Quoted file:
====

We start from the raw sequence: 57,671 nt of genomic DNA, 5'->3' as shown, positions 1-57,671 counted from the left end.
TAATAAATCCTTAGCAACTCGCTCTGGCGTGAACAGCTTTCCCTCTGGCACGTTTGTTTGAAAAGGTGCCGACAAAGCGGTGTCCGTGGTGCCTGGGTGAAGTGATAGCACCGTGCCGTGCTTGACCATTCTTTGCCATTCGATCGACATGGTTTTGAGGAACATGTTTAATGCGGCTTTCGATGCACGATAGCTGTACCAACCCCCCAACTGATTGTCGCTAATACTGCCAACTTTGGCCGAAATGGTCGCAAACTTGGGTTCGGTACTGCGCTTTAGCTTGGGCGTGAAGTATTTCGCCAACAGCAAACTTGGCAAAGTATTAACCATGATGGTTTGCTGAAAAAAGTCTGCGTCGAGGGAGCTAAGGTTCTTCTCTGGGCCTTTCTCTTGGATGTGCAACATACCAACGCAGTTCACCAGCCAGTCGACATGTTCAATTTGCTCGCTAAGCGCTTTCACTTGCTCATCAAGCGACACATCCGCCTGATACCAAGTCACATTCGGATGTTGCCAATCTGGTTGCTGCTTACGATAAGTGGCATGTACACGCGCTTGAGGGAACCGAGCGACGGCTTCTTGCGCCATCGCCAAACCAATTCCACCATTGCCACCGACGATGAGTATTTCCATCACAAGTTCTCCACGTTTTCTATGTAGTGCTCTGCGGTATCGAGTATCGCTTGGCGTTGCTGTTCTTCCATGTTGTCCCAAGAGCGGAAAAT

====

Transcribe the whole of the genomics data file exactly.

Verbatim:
We start from the raw sequence: 57,671 nt of genomic DNA, 5'->3' as shown, positions 1-57,671 counted from the left end.
TAATAAATCCTTAGCAACTCGCTCTGGCGTGAACAGCTTTCCCTCTGGCACGTTTGTTTGAAAAGGTGCCGACAAAGCGGTGTCCGTGGTGCCTGGGTGAAGTGATAGCACCGTGCCGTGCTTGACCATTCTTTGCCATTCGATCGACATGGTTTTGAGGAACATGTTTAATGCGGCTTTCGATGCACGATAGCTGTACCAACCCCCCAACTGATTGTCGCTAATACTGCCAACTTTGGCCGAAATGGTCGCAAACTTGGGTTCGGTACTGCGCTTTAGCTTGGGCGTGAAGTATTTCGCCAACAGCAAACTTGGCAAAGTATTAACCATGATGGTTTGCTGAAAAAAGTCTGCGTCGAGGGAGCTAAGGTTCTTCTCTGGGCCTTTCTCTTGGATGTGCAACATACCAACGCAGTTCACCAGCCAGTCGACATGTTCAATTTGCTCGCTAAGCGCTTTCACTTGCTCATCAAGCGACACATCCGCCTGATACCAAGTCACATTCGGATGTTGCCAATCTGGTTGCTGCTTACGATAAGTGGCATGTACACGCGCTTGAGGGAACCGAGCGACGGCTTCTTGCGCCATCGCCAAACCAATTCCACCATTGCCACCGACGATGAGTATTTCCATCACAAGTTCTCCACGTTTTCTATGTAGTGCTCTGCGGTATCGAGTATCGCTTGGCGTTGCTGTTCTTCCATGTTGTCCCAAGAGCGGAAAAT